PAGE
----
Of course I think it’s a great idea to treat your body well and feed it nutritious and healthy food. But after the recent outrage over the Starbucks unicorn drink; to the point where you might think someone literally committed a crime by daring to try it out, I realized just how big of a problem the whole “clean eating” terminology has become.
Listen, I try to eat foods that are as whole and healthy as possible on any given day because it makes me feel good but that’s because, like Sondra Kronberg says, it’s a PREFERENCE and not a POSITION. It’s great if you choose to eat healthy most of the time, but when you start to avoid social activities because they might not have your organic, sugar free, paleo whatever food, it becomes an issue because there’s no room for the gray area.
I went through a few year phase where I got a little too swept up in the whole clean eating scene. And looking back, I’m sad that I avoided so many social situations that involved food because I didn’t want to put “toxic food in my body.” I even refused to eat a piece of birthday cake that someone bought for me which honestly, is way too extreme and pretty sad to think about. In my opinion, if you can’t eat a piece of cake on your birthday, you might want to reevaluate your priorities.
Of course if you don’t want to eat the cake someone bought for your birthday, that’s your call. But I become concerned when people place their own moral food codes on others as food should NOT be a moral issue (I’m not talking in vegetarian/vegan terms here) and you shouldn’t have to feel ashamed of your personal food choices. I mean, does clean eating mean that you eat in the shower or that ice cream is dirty?
If we’re using the unicorn drink as an example, it was a limited edition drink that was only available for a few days. No one is drinking it on a daily basis for the rest of their lives. And I promise that you cannot develop diabetes from drinking a single drink. But reading comments about the drink would make anyone feel intense shame for daring to try it. And that to me is not ok.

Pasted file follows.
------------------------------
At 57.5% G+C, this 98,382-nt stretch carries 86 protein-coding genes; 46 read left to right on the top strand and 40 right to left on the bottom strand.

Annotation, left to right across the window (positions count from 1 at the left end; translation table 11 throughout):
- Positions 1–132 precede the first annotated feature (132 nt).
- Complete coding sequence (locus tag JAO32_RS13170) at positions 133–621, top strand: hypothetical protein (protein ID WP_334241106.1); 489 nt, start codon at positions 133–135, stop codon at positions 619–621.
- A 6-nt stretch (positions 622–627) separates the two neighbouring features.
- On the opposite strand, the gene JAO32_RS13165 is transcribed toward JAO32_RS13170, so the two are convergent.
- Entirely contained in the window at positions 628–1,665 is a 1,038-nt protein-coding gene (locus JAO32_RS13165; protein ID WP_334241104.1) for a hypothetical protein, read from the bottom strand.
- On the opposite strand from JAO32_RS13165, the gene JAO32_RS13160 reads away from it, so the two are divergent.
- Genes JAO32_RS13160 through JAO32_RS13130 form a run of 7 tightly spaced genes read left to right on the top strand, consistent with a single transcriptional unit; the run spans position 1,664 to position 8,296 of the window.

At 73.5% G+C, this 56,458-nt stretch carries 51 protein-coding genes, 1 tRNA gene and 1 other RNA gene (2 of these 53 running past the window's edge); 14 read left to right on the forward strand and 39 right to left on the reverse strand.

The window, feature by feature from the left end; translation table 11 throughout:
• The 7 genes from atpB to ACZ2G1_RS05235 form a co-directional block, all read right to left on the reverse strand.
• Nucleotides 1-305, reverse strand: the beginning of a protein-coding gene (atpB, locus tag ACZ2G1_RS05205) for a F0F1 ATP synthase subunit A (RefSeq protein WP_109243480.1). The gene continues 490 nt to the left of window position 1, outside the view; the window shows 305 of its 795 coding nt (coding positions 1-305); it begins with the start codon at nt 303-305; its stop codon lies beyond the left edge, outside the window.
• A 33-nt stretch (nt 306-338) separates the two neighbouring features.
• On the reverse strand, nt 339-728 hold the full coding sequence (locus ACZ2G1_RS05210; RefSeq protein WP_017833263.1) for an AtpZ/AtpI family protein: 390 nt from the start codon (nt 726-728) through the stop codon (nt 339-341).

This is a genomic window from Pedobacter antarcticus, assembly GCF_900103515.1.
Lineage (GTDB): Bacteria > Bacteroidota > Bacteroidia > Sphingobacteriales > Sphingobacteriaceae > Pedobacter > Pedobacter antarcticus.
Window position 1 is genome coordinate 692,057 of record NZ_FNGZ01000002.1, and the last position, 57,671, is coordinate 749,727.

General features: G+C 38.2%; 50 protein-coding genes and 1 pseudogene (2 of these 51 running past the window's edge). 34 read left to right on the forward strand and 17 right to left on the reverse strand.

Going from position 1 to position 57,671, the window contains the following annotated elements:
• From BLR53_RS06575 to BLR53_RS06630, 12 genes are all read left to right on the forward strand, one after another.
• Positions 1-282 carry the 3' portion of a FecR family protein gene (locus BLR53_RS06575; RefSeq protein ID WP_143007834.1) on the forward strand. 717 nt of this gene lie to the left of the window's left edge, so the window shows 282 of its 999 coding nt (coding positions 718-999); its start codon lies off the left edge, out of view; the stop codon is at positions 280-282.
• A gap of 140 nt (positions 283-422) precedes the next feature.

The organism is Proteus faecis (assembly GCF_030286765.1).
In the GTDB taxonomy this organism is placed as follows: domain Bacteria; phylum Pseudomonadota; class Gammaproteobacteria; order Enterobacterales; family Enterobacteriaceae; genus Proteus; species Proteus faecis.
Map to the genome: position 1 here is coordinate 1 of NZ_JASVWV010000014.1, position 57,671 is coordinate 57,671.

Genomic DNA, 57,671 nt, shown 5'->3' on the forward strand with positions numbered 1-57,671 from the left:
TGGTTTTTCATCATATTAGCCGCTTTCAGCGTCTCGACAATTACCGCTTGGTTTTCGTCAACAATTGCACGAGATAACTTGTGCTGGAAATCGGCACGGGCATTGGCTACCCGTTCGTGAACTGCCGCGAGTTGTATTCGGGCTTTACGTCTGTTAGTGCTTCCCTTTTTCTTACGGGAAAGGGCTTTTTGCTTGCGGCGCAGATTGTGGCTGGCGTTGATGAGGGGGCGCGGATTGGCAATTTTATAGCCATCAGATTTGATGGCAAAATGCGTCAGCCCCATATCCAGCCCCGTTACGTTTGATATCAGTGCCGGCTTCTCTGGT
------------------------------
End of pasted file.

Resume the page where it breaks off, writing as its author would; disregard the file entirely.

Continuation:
The idea behind “clean eating”, to eat whole and natural food as minimally processed as possible, is obviously not a bad concept. But it’s what society has done with it, that feels extremely concerning to me. The implication that if you’re not eating clean, you’re unhygienic, lazy, dirty, or giving yourself diseases, is ridiculous. To me it sounds like a way to make yourself feel superior by putting down other people. And what’s even more concerning is that it dismisses the people who can’t spend their days preparing their “clean foods” because of a lack of access, time or money.
And let’s be real, the juice cleanses, gluten free diets, and whatever the latest clean eating fad becomes, is often not particularly healthier than anything else in the first place. Gluten is only a problem if you have celiac or sensitivities, juice cleanses are concentrated sugar without the fiber, coconut oil is still mostly made up of saturated fat, and agave hasn’t been shown to be any different than another version of sugar. But people seem to be so swept up in the latest “clean foods” and again, if that’s what you want to do, that’s you’re call. But to imply that others are less than if they make different food choices is unacceptable.
I’ve had many clients that started out trying to eat healthy or “eat clean” until they ended up in my office with orthorexia or another eating disorder. Obviously that’s the extreme version of all of this (and eating disorders are more complex issues) but it’s easy to see why there’s a rise in orthorexia as there is so much food shaming happening in our culture. If you decide to go on the whole 30 diet or become paleo or gluten free, that’s your choice. But let’s not judge others who don’t want to follow your path.
Check out my recent post called, “Dear Influencers, Stop Sharing your Diet and Weight Loss Tips.”